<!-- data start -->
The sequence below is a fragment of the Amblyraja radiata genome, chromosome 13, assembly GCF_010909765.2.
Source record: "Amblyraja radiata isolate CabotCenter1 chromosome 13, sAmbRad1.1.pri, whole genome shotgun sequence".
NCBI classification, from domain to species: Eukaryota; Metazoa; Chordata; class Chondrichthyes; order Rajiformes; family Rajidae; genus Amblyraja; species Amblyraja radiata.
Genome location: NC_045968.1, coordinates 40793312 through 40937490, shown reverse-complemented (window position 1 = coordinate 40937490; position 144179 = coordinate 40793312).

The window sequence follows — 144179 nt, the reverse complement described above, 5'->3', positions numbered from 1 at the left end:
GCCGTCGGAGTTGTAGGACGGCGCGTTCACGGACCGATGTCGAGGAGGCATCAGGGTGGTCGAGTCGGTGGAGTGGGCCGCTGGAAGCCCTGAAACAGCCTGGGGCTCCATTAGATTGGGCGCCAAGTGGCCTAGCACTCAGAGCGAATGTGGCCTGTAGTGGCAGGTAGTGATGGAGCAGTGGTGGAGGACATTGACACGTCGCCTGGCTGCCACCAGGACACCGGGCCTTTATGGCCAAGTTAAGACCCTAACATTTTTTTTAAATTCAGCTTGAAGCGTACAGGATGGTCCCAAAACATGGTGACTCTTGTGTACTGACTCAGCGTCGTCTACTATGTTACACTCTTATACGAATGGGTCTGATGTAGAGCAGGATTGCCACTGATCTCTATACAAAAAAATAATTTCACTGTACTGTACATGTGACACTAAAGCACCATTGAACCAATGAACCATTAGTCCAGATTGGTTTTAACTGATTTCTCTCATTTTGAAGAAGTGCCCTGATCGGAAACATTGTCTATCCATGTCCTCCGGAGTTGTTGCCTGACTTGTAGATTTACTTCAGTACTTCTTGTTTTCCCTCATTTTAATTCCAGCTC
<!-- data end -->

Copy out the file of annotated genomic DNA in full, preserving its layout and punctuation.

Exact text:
The sequence below is a fragment of the Amblyraja radiata genome, chromosome 13, assembly GCF_010909765.2.
Source record: "Amblyraja radiata isolate CabotCenter1 chromosome 13, sAmbRad1.1.pri, whole genome shotgun sequence".
NCBI classification, from domain to species: Eukaryota; Metazoa; Chordata; class Chondrichthyes; order Rajiformes; family Rajidae; genus Amblyraja; species Amblyraja radiata.
Genome location: NC_045968.1, coordinates 40793312 through 40937490, shown reverse-complemented (window position 1 = coordinate 40937490; position 144179 = coordinate 40793312).

The window sequence follows — 144179 nt, the reverse complement described above, 5'->3', positions numbered from 1 at the left end:
GCCGTCGGAGTTGTAGGACGGCGCGTTCACGGACCGATGTCGAGGAGGCATCAGGGTGGTCGAGTCGGTGGAGTGGGCCGCTGGAAGCCCTGAAACAGCCTGGGGCTCCATTAGATTGGGCGCCAAGTGGCCTAGCACTCAGAGCGAATGTGGCCTGTAGTGGCAGGTAGTGATGGAGCAGTGGTGGAGGACATTGACACGTCGCCTGGCTGCCACCAGGACACCGGGCCTTTATGGCCAAGTTAAGACCCTAACATTTTTTTTAAATTCAGCTTGAAGCGTACAGGATGGTCCCAAAACATGGTGACTCTTGTGTACTGACTCAGCGTCGTCTACTATGTTACACTCTTATACGAATGGGTCTGATGTAGAGCAGGATTGCCACTGATCTCTATACAAAAAAATAATTTCACTGTACTGTACATGTGACACTAAAGCACCATTGAACCAATGAACCATTAGTCCAGATTGGTTTTAACTGATTTCTCTCATTTTGAAGAAGTGCCCTGATCGGAAACATTGTCTATCCATGTCCTCCGGAGTTGTTGCCTGACTTGTAGATTTACTTCAGTACTTCTTGTTTTCCCTCATTTTAATTCCAGCTC